Even the finest doctors are not immune to disciplinary action from superiors. One of my best friends from medical school recounted such an instance.
"I lost my wife to her cancer battle during my second year of my surgical residency. I dove down into a deep, dark hole and used alcohol and prescription pills to help me cope with the pain. Unfortunately, I made some deplorable decisions that could have harmed my patients.
I would come into work intoxicated or hung over on regular occasions. I would lash out at colleagues. Eventually, I was pulled into my residency program director's office to discuss my future in [the] program and career as a practicing surgeon.
Thankfully, my residency program understood I was fighting a dark battle. Instead of firing me on the spot, I was told to take some time off to undergo mandatory therapy and be under a performance improvement plan upon my return. I took a break from residency for 16 months, and although this set me back from graduating with my residency class, I was able to become whole again.”
Doctors are not immune to making mistakes—or to being disciplined for them.
Common disciplinary actions include fines, probation, performance improvement plans, or loss or suspension of a medical license. Disciplinary actions can come from a state medical board, university or residency program, or hospital administration/board.
Although disciplinary action against physicians is rare, it can result in reputational damage, emotional repercussions such as shame and embarrassment, and unhealthy coping skills such as misusing food, drugs, and alcohol.
According to the Federation of State Medical Boards, some examples of poor physician behavior that can result in disciplinary action include:
Conviction of a felony or fraud
Failure in meeting standards of care
Prescribing without legitimate reasons, or in excess
Dishonesty in license application process
After being disciplined, healthcare professionals (HCPs) may experience painful emotional and psychological reactions.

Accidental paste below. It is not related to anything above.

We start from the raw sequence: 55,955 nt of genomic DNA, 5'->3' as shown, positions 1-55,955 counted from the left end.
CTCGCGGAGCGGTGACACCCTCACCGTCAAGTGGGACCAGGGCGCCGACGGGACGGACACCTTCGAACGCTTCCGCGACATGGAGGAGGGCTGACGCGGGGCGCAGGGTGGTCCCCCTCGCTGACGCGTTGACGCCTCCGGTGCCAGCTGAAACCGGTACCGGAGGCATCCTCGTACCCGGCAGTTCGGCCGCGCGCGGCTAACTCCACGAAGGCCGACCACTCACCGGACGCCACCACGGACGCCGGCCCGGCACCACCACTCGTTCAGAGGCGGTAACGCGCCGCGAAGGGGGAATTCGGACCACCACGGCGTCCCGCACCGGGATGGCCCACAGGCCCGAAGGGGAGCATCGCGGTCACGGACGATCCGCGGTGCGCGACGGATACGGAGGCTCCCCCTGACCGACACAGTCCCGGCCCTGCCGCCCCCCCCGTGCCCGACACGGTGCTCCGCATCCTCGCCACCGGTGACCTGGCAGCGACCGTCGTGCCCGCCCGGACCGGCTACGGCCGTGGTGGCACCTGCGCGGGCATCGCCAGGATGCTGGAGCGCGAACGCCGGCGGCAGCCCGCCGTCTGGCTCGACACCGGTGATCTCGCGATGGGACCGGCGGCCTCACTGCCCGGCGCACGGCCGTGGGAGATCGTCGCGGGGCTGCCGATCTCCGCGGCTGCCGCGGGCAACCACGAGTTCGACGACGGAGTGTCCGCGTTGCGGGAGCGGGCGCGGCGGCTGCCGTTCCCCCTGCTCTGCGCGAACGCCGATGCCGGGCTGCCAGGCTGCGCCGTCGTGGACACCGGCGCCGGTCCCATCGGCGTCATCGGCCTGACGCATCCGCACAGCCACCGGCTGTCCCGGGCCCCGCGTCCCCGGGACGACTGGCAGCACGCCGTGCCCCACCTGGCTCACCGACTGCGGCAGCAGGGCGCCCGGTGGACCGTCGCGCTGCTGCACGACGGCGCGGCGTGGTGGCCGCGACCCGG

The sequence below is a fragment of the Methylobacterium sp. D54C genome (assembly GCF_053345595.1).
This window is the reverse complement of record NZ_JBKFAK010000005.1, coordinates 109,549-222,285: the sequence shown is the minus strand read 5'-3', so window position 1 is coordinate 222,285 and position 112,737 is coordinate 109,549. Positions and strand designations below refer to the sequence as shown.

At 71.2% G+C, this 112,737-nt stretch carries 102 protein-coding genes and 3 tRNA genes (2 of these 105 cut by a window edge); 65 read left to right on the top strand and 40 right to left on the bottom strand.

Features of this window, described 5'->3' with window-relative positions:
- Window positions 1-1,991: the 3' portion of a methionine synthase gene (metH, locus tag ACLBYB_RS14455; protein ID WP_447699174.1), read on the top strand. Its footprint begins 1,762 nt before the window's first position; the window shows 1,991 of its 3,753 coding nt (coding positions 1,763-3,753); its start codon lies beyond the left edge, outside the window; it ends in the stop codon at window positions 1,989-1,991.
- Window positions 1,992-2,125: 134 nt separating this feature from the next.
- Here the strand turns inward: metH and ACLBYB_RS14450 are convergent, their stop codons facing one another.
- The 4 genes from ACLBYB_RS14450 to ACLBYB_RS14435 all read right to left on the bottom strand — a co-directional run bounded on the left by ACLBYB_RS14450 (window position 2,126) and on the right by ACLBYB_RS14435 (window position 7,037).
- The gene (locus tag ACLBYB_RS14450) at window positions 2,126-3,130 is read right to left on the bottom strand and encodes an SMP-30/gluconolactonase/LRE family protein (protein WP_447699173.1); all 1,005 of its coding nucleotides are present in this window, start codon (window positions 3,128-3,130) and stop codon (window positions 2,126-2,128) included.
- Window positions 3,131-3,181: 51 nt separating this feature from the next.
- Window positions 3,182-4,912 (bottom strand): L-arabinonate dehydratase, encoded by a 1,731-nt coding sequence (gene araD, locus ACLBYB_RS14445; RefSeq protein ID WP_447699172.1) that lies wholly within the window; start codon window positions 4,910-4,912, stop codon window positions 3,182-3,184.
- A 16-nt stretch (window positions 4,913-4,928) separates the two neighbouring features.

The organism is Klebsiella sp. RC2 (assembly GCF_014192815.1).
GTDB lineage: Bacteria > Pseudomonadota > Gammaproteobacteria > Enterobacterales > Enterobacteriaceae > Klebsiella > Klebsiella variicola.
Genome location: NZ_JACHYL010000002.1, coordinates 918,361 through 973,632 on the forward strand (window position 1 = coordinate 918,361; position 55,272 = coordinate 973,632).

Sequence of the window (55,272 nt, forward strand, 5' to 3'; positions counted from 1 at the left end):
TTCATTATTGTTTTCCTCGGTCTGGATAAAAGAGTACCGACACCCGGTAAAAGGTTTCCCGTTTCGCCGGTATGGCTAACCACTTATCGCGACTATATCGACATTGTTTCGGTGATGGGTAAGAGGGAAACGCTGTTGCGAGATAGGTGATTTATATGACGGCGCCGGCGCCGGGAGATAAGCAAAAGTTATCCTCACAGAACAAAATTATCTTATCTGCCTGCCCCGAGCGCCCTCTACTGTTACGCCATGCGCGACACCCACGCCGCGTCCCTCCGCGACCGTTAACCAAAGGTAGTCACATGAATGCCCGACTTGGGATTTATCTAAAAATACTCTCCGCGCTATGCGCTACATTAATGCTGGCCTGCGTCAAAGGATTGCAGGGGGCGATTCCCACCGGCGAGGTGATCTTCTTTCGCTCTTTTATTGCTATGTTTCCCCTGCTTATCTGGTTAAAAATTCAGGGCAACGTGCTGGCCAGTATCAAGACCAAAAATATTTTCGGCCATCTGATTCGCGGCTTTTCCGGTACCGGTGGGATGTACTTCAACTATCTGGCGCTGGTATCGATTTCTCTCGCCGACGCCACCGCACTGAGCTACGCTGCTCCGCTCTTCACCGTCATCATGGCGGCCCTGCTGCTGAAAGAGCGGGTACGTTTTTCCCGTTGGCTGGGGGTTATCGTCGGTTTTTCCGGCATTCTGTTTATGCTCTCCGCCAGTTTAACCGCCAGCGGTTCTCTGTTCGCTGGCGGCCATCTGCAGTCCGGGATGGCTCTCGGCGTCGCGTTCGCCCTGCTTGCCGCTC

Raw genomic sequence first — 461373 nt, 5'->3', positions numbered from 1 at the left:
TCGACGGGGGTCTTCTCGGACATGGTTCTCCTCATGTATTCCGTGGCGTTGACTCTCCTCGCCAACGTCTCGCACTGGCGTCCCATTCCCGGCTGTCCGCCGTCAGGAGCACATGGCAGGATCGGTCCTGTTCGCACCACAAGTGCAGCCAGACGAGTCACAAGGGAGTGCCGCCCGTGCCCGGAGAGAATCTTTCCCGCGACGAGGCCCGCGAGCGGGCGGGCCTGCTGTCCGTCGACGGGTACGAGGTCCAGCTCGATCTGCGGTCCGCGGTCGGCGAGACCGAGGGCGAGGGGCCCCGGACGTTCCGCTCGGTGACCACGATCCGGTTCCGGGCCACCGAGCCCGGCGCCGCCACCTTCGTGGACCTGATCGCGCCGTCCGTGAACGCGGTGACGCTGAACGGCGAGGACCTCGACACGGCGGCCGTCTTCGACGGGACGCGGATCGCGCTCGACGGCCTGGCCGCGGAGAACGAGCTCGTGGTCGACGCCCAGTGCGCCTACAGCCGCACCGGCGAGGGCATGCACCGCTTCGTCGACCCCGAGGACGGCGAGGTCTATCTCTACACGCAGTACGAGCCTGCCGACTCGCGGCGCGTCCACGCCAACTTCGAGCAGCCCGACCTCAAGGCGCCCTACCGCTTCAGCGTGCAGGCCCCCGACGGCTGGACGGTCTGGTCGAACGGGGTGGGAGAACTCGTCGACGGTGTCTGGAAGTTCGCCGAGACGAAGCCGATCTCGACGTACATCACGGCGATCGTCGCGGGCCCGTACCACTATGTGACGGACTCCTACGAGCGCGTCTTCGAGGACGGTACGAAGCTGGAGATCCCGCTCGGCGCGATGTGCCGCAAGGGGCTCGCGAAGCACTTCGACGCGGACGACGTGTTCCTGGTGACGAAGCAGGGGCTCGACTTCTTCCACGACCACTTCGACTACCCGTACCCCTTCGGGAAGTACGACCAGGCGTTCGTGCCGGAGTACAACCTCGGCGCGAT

As doctors, our career often defines us. What happens when we undergo disciplinary action?
Many HCPs experience intense shame and embarrassment. It can revolve around having made a mistake, meaning we’re no longer “perfect,” and leaving us feeling threatened and vulnerable.
Even when the supposed "mistake" is unfounded, shame still surfaces because of the realistic fear that your colleagues, family and friends, and patients may discredit you or see you as a “bad” doctor. We (understandably) perceive discipline as questioning our integrity.
Some physicians respond with anger and may experience grief over loss of confidence, autonomy, respect, and even of their career. If the emotions are not explored and processed in healthy ways, they can lead to prolonged adverse mental and emotional effects, potentially resulting in harmful behaviors such as misusing drugs, alcohol, and food.
Seek legal counsel, therapy
If you could be facing disciplinary action from a state medical board or hospital administration, it may be wise to consult legal counsel, specifically an attorney specializing in administrative care and healthcare.
"Hospitals and state medical boards have attorneys—why shouldn't you?"
— Kristen Fuller, MD
Lawyers will most likely tell you not to disclose details of the case, which often translates to doctors not discussing the case with anyone. But keeping this experience to yourself is profoundly unhelpful.
Doing so may amplify feelings of loneliness and worsen many of the emotions you’re experiencing. Talking with a therapist or counselor to help you work through the situation may alleviate some of the isolation and help remove the negative feelings.
Therapy can also help you identify other areas that might be helpful to explore. This disciplinary action may be reframed into a learning experience—perhaps there are underlying triggers such as alcohol or drugs that contributed to the situation.
Work on self-forgiveness and acceptance. Find ways to manage your fears of making future mistakes. Therapy’s confidentiality protections help provide a space for this work that often cannot be found with friends, family, or colleagues.
Avoid negative coping skills
It’s also imperative to refrain from staying in bed all day, using substances to numb your feelings, isolating yourself from loved ones, and spiraling into a place that may lead to dangerous thoughts and behaviors.
"Be proactive. Protect yourself from any emotional and mental turmoil."
— Kristen Fuller, MD
Taking a vacation, spending time outdoors, going for a long run, and surrounding yourself with others who understand that humans are imperfect are ways to prevent a downward spiral and hopefully let this situation enable you to become a better person and physician.
You may want to refrain from talking to colleagues about your situation if there are any legal implications. But if you have a trusted family member or close friend, find a safe space to express your emotions and thoughts with them.Read Next: Real Talk: When you make a medical error
Each week in our "Real Talk" series, mental health advocate Kristen Fuller, MD, shares straight talk about situations that affect the mental and emotional health of today's healthcare providers. Each column offers key insights to help you navigate these challenging experiences. We invite you to submit a topic you'd like to see covered.